On 13 January 2009, one of my (thankfully) less important servers
got owned (that is: rooted,
hacked, cracked, subverted (that was for search engines)). Fully
owned: the attackers had root access.
It's worth noting here that I've been a sysadmin since about 1996,
and I'm very good at what I do; there really is no such thing as
being immune to attack if you want your computers accessible from
the Internet and useful for yourself and others. In this particular
case, in fact, I have deliberately chosen to not remove the
"vulnerability" in question.
In the hopes of it being useful to others, this is what happened as
best as I can reconstruct, and steps I took to help mitigate the
problem in the future.
- 13 January 2009 Morning
- I get in to work, and notice that my standing connection to the server in question (I'm a GNU Screen addict) is down.
- The machine is not responding to SSH at all. All other services appear to be up. Logcheck is still sending mail.
- In the logcheck output, I can see that sshd is trying to start, but failing. I can also see that cron-apt (automated apt updates) ran, but about 3 hours earlier.
- Samhain says that /etc/ssh2 and related files has been created, and /usr/sbin/sshd has been changed. This could be cron-apt, but there were no ssh packages in there, and Debian claims that nothing it has creates /etc/ssh2/
- I'm not completely sure I've been owned, but I'm suspicious.
- 13 January 2009 Afternoon
- My home network breaks down; ping times to other servers are > 1500ms. I call someone at home and have them power the affected server off. Ping times instantly drop to ~15ms. I am now pretty certain I was owned.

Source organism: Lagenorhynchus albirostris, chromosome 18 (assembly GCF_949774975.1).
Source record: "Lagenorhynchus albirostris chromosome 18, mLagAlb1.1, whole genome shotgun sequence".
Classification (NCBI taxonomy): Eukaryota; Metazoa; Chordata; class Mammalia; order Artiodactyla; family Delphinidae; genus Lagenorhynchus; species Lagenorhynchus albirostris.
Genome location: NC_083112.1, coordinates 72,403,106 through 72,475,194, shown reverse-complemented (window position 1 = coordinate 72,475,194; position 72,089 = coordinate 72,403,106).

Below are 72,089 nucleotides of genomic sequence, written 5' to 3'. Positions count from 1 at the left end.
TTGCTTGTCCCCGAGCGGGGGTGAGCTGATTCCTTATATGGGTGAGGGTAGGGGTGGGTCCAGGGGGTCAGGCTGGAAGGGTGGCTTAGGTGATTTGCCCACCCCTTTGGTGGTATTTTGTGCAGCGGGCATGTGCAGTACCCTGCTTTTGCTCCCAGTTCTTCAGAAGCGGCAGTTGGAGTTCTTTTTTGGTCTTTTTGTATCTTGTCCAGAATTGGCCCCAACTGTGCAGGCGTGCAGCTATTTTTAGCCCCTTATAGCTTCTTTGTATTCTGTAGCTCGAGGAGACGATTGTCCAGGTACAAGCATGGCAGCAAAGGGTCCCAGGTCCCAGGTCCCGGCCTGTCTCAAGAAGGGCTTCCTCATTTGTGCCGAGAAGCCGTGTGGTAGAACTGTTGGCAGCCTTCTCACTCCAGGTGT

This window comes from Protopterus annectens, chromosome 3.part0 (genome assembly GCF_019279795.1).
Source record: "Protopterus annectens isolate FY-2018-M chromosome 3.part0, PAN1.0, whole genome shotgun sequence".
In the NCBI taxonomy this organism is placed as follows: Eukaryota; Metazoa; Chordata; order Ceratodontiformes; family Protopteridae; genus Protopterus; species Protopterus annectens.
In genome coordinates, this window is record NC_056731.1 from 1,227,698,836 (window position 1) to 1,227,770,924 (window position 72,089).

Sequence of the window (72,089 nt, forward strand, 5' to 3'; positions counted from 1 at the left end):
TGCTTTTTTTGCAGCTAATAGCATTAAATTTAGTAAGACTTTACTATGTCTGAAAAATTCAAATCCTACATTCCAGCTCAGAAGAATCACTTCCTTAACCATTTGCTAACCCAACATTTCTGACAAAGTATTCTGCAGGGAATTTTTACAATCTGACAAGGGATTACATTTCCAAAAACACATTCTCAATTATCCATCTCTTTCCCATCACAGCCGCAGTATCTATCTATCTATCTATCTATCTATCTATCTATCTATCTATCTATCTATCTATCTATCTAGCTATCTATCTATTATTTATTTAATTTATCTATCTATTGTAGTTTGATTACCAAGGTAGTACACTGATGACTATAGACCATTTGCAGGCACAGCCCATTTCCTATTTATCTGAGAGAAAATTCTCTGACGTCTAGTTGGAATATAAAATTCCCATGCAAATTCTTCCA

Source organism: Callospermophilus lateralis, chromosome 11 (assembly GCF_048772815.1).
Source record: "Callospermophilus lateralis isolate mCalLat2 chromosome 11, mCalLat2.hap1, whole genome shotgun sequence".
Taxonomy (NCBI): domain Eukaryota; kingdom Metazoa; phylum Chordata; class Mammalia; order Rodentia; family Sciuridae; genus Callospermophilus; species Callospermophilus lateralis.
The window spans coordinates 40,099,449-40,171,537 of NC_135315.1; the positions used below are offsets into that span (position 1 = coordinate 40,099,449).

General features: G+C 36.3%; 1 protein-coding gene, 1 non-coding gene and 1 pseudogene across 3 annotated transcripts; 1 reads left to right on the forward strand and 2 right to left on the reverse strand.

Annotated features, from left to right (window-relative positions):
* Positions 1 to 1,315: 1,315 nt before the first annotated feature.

- 13 January 2009 Evening
- I investigate the server. I only become certain I was owned when I notice that "last" says that there was a login immediately before the /etc/ssh2 creation, but when I call the person (whom I trust enough to give sudo to), he denies having done any such thing.
- Oh Dear.
- On the advice of a friend, I pull the drive and attach it to another computer for forensics.
The friend who suggested the drive removal, btw, Tox, is a bad-ass security admin and has been extremely helpful throughout this process.
- 12-13 January 2009 Some Time
- A host that a friend, we'll call him Leaky, uses gets owned. It's the host of Leaky's former employer, so it's not Leaky's fault. We'll call the host Leaky's Mail.
- The attackers install a bogus sshd on Leaky's Mail. The bogus sshd collects passwords.
- The attackers get Leaky's password.
- 13 January 2009 07:14 or so
- I trust Leaky implicitely, and he's a good sysadmin, so he's got sudo on my box.
- The attackers log in to my machine as Leaky, and almost instantly run "sudo su -", which means no sudo logging, of which more anon. From here on in, everything they do is guesswork.
- They install their bogus sshd as a binary (on Leaky's Mail they appear to have used source, since Leaky has said source). It fails, hence ssh going down. They never fix it.
- They install, and presumably run, a botnet zombification script.
- 13 January 2009 Afternoon
- They decide to do something with their new bot; who knows what.
- A modified version of ssh/sshd. AFAICT they didn't leave the source.
- Botnet Zombie scripts. I actually managed to find the controlling IRC channel, which amused me.